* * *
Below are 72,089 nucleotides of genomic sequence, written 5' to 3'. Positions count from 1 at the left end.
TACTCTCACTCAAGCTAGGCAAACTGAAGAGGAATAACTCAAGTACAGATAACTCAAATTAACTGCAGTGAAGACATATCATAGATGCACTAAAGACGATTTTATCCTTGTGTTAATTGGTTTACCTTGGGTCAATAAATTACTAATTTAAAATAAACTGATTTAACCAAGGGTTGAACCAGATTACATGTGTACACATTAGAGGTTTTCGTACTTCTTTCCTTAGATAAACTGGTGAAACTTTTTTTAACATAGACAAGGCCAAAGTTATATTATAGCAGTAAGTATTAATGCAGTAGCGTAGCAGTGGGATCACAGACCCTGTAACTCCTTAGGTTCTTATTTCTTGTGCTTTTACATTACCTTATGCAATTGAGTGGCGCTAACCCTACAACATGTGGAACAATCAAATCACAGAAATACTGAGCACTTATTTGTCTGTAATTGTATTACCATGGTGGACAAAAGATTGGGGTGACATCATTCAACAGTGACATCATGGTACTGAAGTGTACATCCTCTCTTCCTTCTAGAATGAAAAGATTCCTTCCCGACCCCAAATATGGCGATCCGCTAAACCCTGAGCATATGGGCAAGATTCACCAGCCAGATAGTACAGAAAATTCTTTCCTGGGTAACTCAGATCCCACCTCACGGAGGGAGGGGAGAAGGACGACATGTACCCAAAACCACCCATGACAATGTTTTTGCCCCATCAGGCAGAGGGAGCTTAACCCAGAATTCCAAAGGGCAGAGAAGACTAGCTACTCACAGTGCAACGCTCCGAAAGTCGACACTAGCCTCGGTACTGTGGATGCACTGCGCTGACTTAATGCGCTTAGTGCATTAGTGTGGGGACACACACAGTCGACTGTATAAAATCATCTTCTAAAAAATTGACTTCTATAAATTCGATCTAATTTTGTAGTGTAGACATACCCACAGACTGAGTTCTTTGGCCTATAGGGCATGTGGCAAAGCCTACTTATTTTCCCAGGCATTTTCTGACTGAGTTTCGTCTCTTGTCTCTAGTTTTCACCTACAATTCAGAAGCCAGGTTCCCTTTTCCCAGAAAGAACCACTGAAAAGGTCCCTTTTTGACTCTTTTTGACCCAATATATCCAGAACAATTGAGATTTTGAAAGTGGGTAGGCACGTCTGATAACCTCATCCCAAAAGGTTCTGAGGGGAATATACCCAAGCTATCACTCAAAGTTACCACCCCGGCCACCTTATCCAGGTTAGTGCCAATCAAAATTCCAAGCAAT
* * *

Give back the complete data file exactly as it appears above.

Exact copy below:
Below are 72,089 nucleotides of genomic sequence, written 5' to 3'. Positions count from 1 at the left end.
TACTCTCACTCAAGCTAGGCAAACTGAAGAGGAATAACTCAAGTACAGATAACTCAAATTAACTGCAGTGAAGACATATCATAGATGCACTAAAGACGATTTTATCCTTGTGTTAATTGGTTTACCTTGGGTCAATAAATTACTAATTTAAAATAAACTGATTTAACCAAGGGTTGAACCAGATTACATGTGTACACATTAGAGGTTTTCGTACTTCTTTCCTTAGATAAACTGGTGAAACTTTTTTTAACATAGACAAGGCCAAAGTTATATTATAGCAGTAAGTATTAATGCAGTAGCGTAGCAGTGGGATCACAGACCCTGTAACTCCTTAGGTTCTTATTTCTTGTGCTTTTACATTACCTTATGCAATTGAGTGGCGCTAACCCTACAACATGTGGAACAATCAAATCACAGAAATACTGAGCACTTATTTGTCTGTAATTGTATTACCATGGTGGACAAAAGATTGGGGTGACATCATTCAACAGTGACATCATGGTACTGAAGTGTACATCCTCTCTTCCTTCTAGAATGAAAAGATTCCTTCCCGACCCCAAATATGGCGATCCGCTAAACCCTGAGCATATGGGCAAGATTCACCAGCCAGATAGTACAGAAAATTCTTTCCTGGGTAACTCAGATCCCACCTCACGGAGGGAGGGGAGAAGGACGACATGTACCCAAAACCACCCATGACAATGTTTTTGCCCCATCAGGCAGAGGGAGCTTAACCCAGAATTCCAAAGGGCAGAGAAGACTAGCTACTCACAGTGCAACGCTCCGAAAGTCGACACTAGCCTCGGTACTGTGGATGCACTGCGCTGACTTAATGCGCTTAGTGCATTAGTGTGGGGACACACACAGTCGACTGTATAAAATCATCTTCTAAAAAATTGACTTCTATAAATTCGATCTAATTTTGTAGTGTAGACATACCCACAGACTGAGTTCTTTGGCCTATAGGGCATGTGGCAAAGCCTACTTATTTTCCCAGGCATTTTCTGACTGAGTTTCGTCTCTTGTCTCTAGTTTTCACCTACAATTCAGAAGCCAGGTTCCCTTTTCCCAGAAAGAACCACTGAAAAGGTCCCTTTTTGACTCTTTTTGACCCAATATATCCAGAACAATTGAGATTTTGAAAGTGGGTAGGCACGTCTGATAACCTCATCCCAAAAGGTTCTGAGGGGAATATACCCAAGCTATCACTCAAAGTTACCACCCCGGCCACCTTATCCAGGTTAGTGCCAATCAAAATTCCAAGCAAT